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Would you pay £100 for a yoga mat? Our yoga columnist Genny Wilkinson-Priest reviews the new Liforme Mat

Would you pay £100 for a yoga mat? Our yoga columnist Genny Wilkinson-Priest tried one out The Liforme Yoga Mat

In my 15-year relationship with yoga, I’ve practiced on all sorts of mats: half-a-millimeter thick travel ones, cork ones, cheap and stinky gym ones, and PVC ones. You name it, I’ve Downward-Dogged on it.

Clearly, I’m not terribly picky about my mats. I have only two requirements: It must have a bit of grip and some cushioning.

LiformeThe distinctive-looking Liforme mat, sold on Liforme as well as Net-A-Porter and Yogamatters, has just completed its first year of sales, backed by a zero-cost marketing campaign that asks yoga teachers (among them some well-known ones such as Kino MacGregor, Dharma Mitra, and beachyogagirl Kerri Verna) to Instagram their handstands and backbends on the mat.

I spoke to many teachers and practitioners, and road-tested the mat myself. The overall verdict is a good one – it’s unbelievably sticky, has excellent eco-credentials, and has helpful (especially to beginners) alignment markers lasered into the mat.

But for all the mat’s unique selling points, there is one glaring feature that might prevent it from being used ubiquitously in yoga studios and living rooms around the country.

The cost.

At £100, it’s one of the most expensive yoga mats on the market – 25 percent more than what I consider its closest competitor, the Manduka Pro.

Yoga has never required fancy kit (despite what Lululemon would have you believe) and Liforme is asking traditionalists to let go of their belief that it should cost nothing to practice yoga.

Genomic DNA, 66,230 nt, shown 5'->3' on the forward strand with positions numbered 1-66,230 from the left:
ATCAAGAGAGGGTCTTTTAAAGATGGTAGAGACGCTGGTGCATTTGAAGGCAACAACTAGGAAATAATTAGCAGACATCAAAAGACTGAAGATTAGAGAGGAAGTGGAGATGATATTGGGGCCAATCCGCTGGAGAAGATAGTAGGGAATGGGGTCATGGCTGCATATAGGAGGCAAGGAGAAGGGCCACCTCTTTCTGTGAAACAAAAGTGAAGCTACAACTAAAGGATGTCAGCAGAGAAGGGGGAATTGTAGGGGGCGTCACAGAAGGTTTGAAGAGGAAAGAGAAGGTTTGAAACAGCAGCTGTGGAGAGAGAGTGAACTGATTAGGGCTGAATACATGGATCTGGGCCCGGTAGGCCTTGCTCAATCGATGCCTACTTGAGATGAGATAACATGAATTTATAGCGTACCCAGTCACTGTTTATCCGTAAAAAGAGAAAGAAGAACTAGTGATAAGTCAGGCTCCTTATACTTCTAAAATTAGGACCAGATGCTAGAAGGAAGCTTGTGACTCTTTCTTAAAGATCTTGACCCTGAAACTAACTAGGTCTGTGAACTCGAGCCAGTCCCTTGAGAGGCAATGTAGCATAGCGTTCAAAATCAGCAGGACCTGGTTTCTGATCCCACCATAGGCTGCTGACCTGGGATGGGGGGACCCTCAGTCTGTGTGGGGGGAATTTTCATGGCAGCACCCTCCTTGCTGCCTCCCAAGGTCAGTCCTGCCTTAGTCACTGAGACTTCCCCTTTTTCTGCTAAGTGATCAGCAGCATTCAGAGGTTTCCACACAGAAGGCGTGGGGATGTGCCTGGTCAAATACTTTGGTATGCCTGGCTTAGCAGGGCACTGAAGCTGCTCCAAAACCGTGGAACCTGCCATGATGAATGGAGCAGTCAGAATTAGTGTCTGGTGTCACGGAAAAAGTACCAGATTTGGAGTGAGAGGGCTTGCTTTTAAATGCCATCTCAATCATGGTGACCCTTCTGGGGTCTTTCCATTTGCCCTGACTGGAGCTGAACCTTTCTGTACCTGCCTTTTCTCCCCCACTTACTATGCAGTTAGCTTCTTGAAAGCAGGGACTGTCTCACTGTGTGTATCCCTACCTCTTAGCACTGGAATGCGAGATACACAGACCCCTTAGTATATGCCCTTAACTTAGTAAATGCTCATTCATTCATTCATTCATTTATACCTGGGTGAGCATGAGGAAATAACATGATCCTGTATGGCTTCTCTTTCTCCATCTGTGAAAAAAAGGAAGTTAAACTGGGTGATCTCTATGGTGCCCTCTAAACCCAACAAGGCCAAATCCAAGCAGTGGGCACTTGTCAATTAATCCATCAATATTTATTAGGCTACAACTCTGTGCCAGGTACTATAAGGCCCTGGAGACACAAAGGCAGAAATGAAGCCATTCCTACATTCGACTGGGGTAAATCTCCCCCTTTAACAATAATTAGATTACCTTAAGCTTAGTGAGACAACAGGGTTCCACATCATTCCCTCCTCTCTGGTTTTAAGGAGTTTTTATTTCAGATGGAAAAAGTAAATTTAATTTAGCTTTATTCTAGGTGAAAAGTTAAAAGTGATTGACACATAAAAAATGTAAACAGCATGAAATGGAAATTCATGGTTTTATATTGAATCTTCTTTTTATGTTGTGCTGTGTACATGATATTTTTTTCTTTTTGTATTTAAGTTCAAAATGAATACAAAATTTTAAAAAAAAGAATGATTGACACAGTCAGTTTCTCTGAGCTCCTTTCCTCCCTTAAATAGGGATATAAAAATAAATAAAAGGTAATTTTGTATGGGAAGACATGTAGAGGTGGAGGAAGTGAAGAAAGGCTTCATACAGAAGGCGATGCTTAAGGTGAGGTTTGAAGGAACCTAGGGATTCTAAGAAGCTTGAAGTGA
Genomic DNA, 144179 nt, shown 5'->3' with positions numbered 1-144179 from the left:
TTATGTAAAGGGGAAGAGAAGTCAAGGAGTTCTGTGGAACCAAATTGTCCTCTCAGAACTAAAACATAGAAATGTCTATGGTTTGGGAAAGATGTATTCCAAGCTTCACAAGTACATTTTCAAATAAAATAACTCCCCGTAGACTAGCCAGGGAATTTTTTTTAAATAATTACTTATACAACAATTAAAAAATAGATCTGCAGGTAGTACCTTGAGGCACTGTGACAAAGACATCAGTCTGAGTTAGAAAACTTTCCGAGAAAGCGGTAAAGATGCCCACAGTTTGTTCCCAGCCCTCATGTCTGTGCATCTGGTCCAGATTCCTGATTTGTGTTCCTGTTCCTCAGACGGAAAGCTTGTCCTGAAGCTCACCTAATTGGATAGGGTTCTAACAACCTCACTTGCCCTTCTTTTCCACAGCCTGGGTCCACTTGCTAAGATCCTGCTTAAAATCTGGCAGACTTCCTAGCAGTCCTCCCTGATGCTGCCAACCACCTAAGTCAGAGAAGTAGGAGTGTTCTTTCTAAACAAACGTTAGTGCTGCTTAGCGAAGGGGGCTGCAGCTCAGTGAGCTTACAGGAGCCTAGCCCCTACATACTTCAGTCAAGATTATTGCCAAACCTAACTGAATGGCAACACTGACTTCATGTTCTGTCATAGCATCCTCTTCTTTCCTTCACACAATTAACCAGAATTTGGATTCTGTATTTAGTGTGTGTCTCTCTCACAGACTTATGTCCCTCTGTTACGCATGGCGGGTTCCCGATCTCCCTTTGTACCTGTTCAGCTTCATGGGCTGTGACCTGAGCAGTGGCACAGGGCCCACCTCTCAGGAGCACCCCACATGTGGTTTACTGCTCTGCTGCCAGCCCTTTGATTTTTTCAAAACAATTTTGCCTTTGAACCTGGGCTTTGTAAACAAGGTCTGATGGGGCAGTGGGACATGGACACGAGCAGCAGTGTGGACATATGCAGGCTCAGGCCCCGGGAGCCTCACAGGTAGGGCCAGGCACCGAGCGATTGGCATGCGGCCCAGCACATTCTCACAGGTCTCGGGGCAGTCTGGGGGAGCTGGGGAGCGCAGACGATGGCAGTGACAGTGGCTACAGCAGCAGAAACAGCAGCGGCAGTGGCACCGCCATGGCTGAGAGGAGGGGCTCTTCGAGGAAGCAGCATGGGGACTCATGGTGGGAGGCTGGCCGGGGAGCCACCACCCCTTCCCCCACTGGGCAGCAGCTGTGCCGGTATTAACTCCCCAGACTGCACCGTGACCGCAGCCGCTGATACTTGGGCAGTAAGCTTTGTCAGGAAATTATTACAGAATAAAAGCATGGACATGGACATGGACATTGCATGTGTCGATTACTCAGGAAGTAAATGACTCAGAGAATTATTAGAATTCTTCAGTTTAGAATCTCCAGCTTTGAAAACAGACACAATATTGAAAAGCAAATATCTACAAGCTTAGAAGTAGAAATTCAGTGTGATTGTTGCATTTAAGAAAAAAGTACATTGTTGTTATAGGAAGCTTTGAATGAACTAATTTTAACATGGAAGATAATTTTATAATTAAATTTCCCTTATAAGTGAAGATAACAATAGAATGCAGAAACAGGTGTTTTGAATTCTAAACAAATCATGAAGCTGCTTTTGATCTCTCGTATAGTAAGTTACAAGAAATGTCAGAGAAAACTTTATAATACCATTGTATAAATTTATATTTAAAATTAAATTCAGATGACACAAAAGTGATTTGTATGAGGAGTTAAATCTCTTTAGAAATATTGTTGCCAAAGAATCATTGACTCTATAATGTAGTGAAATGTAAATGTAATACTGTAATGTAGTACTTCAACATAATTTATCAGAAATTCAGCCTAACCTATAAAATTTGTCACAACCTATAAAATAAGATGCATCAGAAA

But the fact of the matter is people are willing to spend a bomb on yoga. Last year, Americans spent $27 billion on yoga products, an 87 percent increase over the previous five years, according to a Yoga Journal study. It’s likely the UK are not far behind.

‘We charge £100 for the Liforme mat because it’s a fair price tag based on what it costs to make,’ said James Armitage, creator of the mat. ‘We’re quite aware that the (price) is an eyebrow raiser for some people, but we’re confident that as people come to understand the benefits of the mat, they will realize the real value of the price tag. Our mat is substance over style.’

Let’s examine its substance, starting with the mat’s superior stickiness. The Liforme is so tacky, I wanted to slap it on my living room wall to see if I could climb up it Spiderman style. Practitioners of Bikram, Vinyasa Flow or Ashtanga who drip with sweat will appreciate anything that stops the slip and side associated with cheap supermarket mats.

Ashtanga yoga teacher Joey Miles said he finds the grip in some postures – especially backbend Viparita Dandasana – invaluable as it’s the only mat he’s ever used that stops his feet sliding forward.

Joey Miles in viparita dandasana, the pose he loves on the Liforme mat.

It’s so sticky though, that there is very little “give” to the mat. Six months ago, Miles severely damaged the ligaments and joint on his big toe when landing out of Pincha Mayurasana (Feathered Peacock Pose). ‘My feeling is it happened because the mat is so sticky, so under normal circumstances, I would have slid back.”

There is also the question of how long the mat retains its stickiness: ‘Liforme was a revolution initially,’ one sweaty Vinyasa Flow practitioner who wished to remain anonymous told me. ‘I loved how grounded I felt, but progressively over the course of a year, I began to slip.’